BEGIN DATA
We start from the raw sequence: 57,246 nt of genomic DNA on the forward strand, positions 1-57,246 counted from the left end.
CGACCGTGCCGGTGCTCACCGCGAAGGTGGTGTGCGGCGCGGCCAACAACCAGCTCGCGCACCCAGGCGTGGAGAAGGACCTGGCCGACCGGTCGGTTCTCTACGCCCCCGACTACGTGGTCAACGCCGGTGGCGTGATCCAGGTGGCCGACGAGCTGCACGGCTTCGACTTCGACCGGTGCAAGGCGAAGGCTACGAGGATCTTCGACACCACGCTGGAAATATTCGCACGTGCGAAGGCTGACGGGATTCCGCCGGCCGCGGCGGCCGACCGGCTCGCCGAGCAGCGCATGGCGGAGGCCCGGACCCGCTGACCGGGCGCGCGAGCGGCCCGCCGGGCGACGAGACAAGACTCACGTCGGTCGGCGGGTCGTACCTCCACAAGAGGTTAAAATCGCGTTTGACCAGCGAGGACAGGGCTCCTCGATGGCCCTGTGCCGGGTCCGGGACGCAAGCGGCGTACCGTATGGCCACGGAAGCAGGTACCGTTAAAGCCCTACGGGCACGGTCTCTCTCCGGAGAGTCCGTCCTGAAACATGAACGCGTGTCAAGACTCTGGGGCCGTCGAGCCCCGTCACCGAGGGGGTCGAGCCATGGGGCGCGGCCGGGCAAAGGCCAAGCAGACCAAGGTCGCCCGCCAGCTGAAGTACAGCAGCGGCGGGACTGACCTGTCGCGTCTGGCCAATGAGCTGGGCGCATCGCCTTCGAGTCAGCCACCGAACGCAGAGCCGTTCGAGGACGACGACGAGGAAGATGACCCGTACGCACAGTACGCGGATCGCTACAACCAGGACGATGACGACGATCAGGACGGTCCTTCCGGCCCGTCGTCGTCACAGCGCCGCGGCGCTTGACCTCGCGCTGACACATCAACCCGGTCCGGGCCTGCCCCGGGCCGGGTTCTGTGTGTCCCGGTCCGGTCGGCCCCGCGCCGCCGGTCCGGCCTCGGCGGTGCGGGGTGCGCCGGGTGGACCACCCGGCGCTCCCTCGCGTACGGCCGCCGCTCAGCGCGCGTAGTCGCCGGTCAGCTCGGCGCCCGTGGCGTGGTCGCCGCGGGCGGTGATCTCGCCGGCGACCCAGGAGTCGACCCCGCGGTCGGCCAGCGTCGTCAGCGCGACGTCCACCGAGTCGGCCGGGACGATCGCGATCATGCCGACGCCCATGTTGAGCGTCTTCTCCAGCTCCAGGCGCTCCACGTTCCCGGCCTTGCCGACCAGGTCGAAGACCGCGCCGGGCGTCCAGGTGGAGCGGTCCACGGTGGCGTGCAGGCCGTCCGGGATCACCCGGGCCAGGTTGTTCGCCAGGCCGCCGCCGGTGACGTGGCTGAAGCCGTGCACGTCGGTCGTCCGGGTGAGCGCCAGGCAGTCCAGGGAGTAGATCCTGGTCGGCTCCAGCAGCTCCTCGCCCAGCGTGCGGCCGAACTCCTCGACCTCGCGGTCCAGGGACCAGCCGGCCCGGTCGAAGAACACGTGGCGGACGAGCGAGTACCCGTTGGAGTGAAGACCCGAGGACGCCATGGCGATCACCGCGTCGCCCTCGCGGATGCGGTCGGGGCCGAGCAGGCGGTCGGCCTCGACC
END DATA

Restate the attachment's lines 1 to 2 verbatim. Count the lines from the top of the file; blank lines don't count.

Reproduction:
We start from the raw sequence: 57,246 nt of genomic DNA on the forward strand, positions 1-57,246 counted from the left end.
CGACCGTGCCGGTGCTCACCGCGAAGGTGGTGTGCGGCGCGGCCAACAACCAGCTCGCGCACCCAGGCGTGGAGAAGGACCTGGCCGACCGGTCGGTTCTCTACGCCCCCGACTACGTGGTCAACGCCGGTGGCGTGATCCAGGTGGCCGACGAGCTGCACGGCTTCGACTTCGACCGGTGCAAGGCGAAGGCTACGAGGATCTTCGACACCACGCTGGAAATATTCGCACGTGCGAAGGCTGACGGGATTCCGCCGGCCGCGGCGGCCGACCGGCTCGCCGAGCAGCGCATGGCGGAGGCCCGGACCCGCTGACCGGGCGCGCGAGCGGCCCGCCGGGCGACGAGACAAGACTCACGTCGGTCGGCGGGTCGTACCTCCACAAGAGGTTAAAATCGCGTTTGACCAGCGAGGACAGGGCTCCTCGATGGCCCTGTGCCGGGTCCGGGACGCAAGCGGCGTACCGTATGGCCACGGAAGCAGGTACCGTTAAAGCCCTACGGGCACGGTCTCTCTCCGGAGAGTCCGTCCTGAAACATGAACGCGTGTCAAGACTCTGGGGCCGTCGAGCCCCGTCACCGAGGGGGTCGAGCCATGGGGCGCGGCCGGGCAAAGGCCAAGCAGACCAAGGTCGCCCGCCAGCTGAAGTACAGCAGCGGCGGGACTGACCTGTCGCGTCTGGCCAATGAGCTGGGCGCATCGCCTTCGAGTCAGCCACCGAACGCAGAGCCGTTCGAGGACGACGACGAGGAAGATGACCCGTACGCACAGTACGCGGATCGCTACAACCAGGACGATGACGACGATCAGGACGGTCCTTCCGGCCCGTCGTCGTCACAGCGCCGCGGCGCTTGACCTCGCGCTGACACATCAACCCGGTCCGGGCCTGCCCCGGGCCGGGTTCTGTGTGTCCCGGTCCGGTCGGCCCCGCGCCGCCGGTCCGGCCTCGGCGGTGCGGGGTGCGCCGGGTGGACCACCCGGCGCTCCCTCGCGTACGGCCGCCGCTCAGCGCGCGTAGTCGCCGGTCAGCTCGGCGCCCGTGGCGTGGTCGCCGCGGGCGGTGATCTCGCCGGCGACCCAGGAGTCGACCCCGCGGTCGGCCAGCGTCGTCAGCGCGACGTCCACCGAGTCGGCCGGGACGATCGCGATCATGCCGACGCCCATGTTGAGCGTCTTCTCCAGCTCCAGGCGCTCCACGTTCCCGGCCTTGCCGACCAGGTCGAAGACCGCGCCGGGCGTCCAGGTGGAGCGGTCCACGGTGGCGTGCAGGCCGTCCGGGATCACCCGGGCCAGGTTGTTCGCCAGGCCGCCGCCGGTGACGTGGCTGAAGCCGTGCACGTCGGTCGTCCGGGTGAGCGCCAGGCAGTCCAGGGAGTAGATCCTGGTCGGCTCCAGCAGCTCCTCGCCCAGCGTGCGGCCGAACTCCTCGACCTCGCGGTCCAGGGACCAGCCGGCCCGGTCGAAGAACACGTGGCGGACGAGCGAGTACCCGTTGGAGTGAAGACCCGAGGACGCCATGGCGATCACCGCGTCGCCCTCGCGGATGCGGTCGGGGCCGAGCAGGCGGTCGGCCTCGACC